Influencer Marketing is Here to Stay – Opportunities for Brands in this Growing Market

Influencer marketing south africa Here are several of South Africa's influencers who are making a mark in the digital marketing industry: (from top row) An image by Kasi photographer, Kgomotso Neto and hair blogger, Amanda Cooke; (middle row)  mommy blogger, Modern Zulu Mom and beauty vlogger Mihlali Ndamase; (bottom row) travel blogger Katchie Nzama and current affairs and lifestyle vlogger Sibu Mpanza.

Here are several of South Africa's influencers who are making a mark in the digital marketing industry: (from top row) An image by Kasi photographer, Kgomotso Neto and hair blogger, Amanda Cooke; (middle row)  mommy blogger, Modern Zulu Mom and beauty vlogger Mihlali Ndamase; (bottom row) travel blogger Katchie Nzama and current affairs and lifestyle vlogger Sibu Mpanza.

"Influencer

Influencer marketing is one of the most exciting new developments in brand communication today, said Atiyya Karodia, lead strategist of VML SA, a digital marketing, advertising and transformation agency.

This presents an exciting development for both working influencers and brands looking to tap into this growing industry.

“A local influencer at the bottom end of the scale can earn R1,000 per month, but one with international influence can earn up to R50,000 from their content.

“This is a key indicator of an industry that’s remarkably bigger than it was even one year ago, and is showing no sign of stopping any time soon,” she said. “And this is a new industry, on the rise and open to redefinition!”

Anje Rautenbach, a travel blogger on Going Somewhere Slowly and influencer, agrees but adds that South Africa’s influencer marketing industry still has some ways to before becoming established like the US or Europe.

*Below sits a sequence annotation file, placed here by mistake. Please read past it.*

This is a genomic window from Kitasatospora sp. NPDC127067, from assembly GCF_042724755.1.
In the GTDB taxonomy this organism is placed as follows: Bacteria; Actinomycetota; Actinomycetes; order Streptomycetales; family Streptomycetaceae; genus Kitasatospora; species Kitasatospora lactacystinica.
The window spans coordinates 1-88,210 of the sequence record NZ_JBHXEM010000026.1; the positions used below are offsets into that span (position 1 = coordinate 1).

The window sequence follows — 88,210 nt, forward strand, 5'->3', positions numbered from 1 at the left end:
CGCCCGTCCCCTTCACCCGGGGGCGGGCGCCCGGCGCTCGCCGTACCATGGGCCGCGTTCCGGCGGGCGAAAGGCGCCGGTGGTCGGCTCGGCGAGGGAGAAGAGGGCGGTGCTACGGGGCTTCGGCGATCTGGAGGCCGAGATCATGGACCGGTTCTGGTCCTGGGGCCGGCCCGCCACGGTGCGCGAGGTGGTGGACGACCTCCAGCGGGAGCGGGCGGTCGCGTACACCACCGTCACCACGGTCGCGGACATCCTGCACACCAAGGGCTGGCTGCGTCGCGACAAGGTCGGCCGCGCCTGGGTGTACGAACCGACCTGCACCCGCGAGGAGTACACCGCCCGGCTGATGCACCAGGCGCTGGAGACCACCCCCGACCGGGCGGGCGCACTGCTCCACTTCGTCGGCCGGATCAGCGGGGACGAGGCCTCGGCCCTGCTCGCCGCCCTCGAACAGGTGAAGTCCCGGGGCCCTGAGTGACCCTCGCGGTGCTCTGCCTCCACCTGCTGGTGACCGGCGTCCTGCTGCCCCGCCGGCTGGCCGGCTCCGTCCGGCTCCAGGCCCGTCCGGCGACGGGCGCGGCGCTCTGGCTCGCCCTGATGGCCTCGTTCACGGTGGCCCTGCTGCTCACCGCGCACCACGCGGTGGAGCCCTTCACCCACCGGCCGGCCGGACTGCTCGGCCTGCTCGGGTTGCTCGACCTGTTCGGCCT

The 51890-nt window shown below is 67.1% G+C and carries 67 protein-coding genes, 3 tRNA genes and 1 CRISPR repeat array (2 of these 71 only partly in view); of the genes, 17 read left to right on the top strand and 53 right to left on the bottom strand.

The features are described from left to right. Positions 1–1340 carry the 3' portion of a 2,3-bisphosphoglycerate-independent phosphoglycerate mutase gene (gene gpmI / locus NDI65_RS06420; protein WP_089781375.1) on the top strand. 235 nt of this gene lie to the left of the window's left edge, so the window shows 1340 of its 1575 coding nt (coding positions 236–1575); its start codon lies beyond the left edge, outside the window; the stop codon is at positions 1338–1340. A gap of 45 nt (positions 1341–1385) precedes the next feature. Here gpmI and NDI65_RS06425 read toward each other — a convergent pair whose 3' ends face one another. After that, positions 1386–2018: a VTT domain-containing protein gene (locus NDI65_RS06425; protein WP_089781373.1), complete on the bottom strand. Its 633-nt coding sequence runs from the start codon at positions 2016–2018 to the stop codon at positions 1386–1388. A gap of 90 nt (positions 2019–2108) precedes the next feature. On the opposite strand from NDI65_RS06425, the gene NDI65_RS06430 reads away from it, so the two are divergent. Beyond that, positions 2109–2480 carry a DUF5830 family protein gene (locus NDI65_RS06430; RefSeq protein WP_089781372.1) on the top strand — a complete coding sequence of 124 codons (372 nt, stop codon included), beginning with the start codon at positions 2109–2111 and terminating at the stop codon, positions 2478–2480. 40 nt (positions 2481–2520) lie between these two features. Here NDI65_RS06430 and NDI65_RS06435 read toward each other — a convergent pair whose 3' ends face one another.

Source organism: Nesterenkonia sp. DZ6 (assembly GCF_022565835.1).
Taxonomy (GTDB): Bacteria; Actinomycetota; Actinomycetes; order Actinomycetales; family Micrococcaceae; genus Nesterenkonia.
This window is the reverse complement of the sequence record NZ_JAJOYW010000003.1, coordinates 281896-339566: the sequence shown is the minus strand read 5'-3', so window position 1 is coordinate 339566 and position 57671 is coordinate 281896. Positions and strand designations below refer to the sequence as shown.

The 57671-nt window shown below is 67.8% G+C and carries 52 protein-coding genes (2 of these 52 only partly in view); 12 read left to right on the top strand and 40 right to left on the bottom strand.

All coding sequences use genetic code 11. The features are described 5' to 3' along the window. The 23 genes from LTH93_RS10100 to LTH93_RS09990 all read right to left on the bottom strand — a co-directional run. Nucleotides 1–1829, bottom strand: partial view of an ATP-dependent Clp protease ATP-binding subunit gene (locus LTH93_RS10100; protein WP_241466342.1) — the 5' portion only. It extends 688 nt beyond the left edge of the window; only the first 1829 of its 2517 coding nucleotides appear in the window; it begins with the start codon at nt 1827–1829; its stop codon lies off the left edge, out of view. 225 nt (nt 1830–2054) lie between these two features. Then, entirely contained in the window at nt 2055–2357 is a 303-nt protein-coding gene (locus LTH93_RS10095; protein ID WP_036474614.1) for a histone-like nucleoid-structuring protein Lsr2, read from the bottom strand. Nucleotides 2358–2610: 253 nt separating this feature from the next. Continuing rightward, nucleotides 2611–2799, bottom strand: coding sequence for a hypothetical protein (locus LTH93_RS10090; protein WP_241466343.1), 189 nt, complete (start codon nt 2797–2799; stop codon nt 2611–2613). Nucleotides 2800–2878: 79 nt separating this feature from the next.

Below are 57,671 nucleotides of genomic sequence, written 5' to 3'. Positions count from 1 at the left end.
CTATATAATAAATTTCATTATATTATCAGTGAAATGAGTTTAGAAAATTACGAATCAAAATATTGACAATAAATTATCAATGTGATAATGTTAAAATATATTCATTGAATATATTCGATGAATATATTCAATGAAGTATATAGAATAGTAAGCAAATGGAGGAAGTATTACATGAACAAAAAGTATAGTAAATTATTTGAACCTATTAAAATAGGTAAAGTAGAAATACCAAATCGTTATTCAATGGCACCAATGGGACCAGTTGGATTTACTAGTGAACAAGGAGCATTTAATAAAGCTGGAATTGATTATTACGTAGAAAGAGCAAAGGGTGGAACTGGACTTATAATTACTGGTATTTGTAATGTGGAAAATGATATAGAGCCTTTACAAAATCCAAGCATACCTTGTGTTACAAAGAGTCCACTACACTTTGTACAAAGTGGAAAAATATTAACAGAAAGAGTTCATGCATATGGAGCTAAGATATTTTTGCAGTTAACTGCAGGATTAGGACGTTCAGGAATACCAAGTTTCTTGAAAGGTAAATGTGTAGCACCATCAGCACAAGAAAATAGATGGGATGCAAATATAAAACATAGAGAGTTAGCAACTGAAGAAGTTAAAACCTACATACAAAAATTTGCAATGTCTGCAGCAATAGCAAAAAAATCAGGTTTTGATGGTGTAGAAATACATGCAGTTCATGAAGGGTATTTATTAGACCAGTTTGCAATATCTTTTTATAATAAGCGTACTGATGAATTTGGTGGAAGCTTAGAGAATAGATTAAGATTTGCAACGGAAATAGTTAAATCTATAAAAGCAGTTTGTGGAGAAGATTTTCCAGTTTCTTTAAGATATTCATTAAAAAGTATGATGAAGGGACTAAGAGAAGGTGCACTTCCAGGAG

Rautenbach has experience collaborating with brands, working with them on sponsored posts, advertising, digital campaign, press trips and competitions.

“South Africa is not there yet but brands are looking more and more towards smaller influencers – often called micro- or nano-influencers – as their connection with audiences and credibility is valued and the said audiences are also extremely valued.

Rautenbach who is also a freelance South African travel writer, started her blog  in 2012. Today she has a combined social media following of nearly 20,000.

What do brands need to know to work with influencers and better their social media strategies in 2019? Rautenbach shares.

In your view, what can we expect from influencer marketing in SA going into 2019?

Hopefully less fluff and posing and more real conversation and authenticity.

It is time brands start realising that not every person is right for the job and that big numbers doesn’t necessarily mean an equally big return on investment

What do you want brands to know about working with influencers for a productive partnership?

First of all it is called a partnership, instead of being seen as a giant island on social media, brands should engage on social media with whoever is working with them. Also, value every individual for the time they put into the partnership, and allow them to convey the message or product in their own voice (with the necessary guidance and guidelines of course).

In the same way, what should local influencers know and do in order to attract and fulfill great campaigns for brands?

Invest in your own brand if you’re expecting a brand to invest in you.

What are your plans for your own platform? Any growth plans?

Consistent content but always quality over quantity, and if time is on my side I’d like to give video a bit of more of my attention as well.

And finally, what social media mistakes would you like brands to stop making in 2019?

It would be great if brands would not just work with individuals because another brand worked with said individual; it is time brands start realising that not every person is right for the job and that big numbers doesn’t necessarily mean an equally big return on investment.

Also, when it comes to social media – especially on a platform like Twitter where one tweet’s lifespan is less than 20 minutes – brands should learn to engage more often with whoever is using their product. A retweet won’t kill a brand, it is positive product reinforcement for the brand’s audience to see that person A – who perhaps has 88 followers – enjoyed a product, as well as person B – who has 88 000 followers.

It is 2019, it is time for brands – big or small – to stop using visual content without (depending on the circumstances) permission, credit or compensation.

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Lebohang Thulo
Lebohang Thulo
Lebohang Thulo is the editor of SME South Africa. She enjoys keeping up with the country’s exciting and fast developing entrepreneurship ecosystem. You can find her at @lelele3